In a near Eastside Indianapolis neighborhood, Robert Fry hands out trash bags to volunteers during a Thursday night cleanup walk. He spent time in this neighborhood as a child and now he’s been hired to lead efforts to disrupt the spread of violence and create closer communities.
Fry is one of two recently hired Community Resource Coordinators, also known as “peacemakers.” He’s been hired to serve in Indianapolis’ most violent and underserved communities to connect residents with resources, including mentoring services and job placement.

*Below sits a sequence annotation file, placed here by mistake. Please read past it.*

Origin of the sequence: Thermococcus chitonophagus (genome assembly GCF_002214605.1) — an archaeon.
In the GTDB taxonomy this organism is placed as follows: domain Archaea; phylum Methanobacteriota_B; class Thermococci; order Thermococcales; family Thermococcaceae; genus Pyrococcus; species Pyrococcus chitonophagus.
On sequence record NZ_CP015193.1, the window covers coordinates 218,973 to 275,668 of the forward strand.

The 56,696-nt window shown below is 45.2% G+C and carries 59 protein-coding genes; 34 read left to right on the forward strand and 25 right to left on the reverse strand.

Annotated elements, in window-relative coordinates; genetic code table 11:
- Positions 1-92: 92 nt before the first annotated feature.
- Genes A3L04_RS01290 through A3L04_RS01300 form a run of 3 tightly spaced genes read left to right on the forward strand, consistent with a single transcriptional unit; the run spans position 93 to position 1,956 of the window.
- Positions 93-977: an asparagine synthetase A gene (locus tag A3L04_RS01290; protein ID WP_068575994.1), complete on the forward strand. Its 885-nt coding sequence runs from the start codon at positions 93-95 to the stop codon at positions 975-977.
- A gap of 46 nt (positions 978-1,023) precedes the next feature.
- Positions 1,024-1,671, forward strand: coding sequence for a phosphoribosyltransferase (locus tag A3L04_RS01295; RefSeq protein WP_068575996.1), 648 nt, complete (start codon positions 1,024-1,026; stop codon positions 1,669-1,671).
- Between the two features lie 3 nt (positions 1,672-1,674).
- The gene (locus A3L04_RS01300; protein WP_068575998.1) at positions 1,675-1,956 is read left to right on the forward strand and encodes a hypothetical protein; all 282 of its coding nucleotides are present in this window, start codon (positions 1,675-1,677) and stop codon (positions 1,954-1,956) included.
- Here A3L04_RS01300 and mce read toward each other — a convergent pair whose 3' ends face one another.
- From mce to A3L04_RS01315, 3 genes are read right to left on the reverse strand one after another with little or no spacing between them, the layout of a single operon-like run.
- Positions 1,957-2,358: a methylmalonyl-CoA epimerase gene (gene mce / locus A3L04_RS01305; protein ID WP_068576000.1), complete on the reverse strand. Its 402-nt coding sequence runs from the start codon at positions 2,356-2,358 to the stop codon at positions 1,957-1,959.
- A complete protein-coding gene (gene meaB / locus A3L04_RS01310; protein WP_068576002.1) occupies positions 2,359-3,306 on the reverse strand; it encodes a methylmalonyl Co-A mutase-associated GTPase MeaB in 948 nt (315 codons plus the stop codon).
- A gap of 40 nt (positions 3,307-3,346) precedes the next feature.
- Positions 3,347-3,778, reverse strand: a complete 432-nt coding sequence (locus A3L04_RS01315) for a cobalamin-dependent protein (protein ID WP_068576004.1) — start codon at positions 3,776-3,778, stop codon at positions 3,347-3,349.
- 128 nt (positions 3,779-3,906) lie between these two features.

As a teen, Fry was exposed to gun violence and illegal activity. His best friend was murdered. And the Brightwood neighborhood, where the walk took place, has recently seen an uptick in violent crime. Fry hopes the cleanup walk will help neighbors form relationships.
“If we can get neighbors involved in cleaning up their neighborhood they’re going to take some responsibility and pride where they live,” Fry says.
Fry says he’s spent the first month on the job getting out into the community and making people aware of his role. His next plans include organizing youth and adult employment fairs.
“It starts with economics," Fry says. "If we can get them employed and get them educated, they’re less likely to commit crimes.”
Last week, Mayor Joe Hogsett announced five grassroots organizations that work to reduce violence in the city would receive $60,000 each.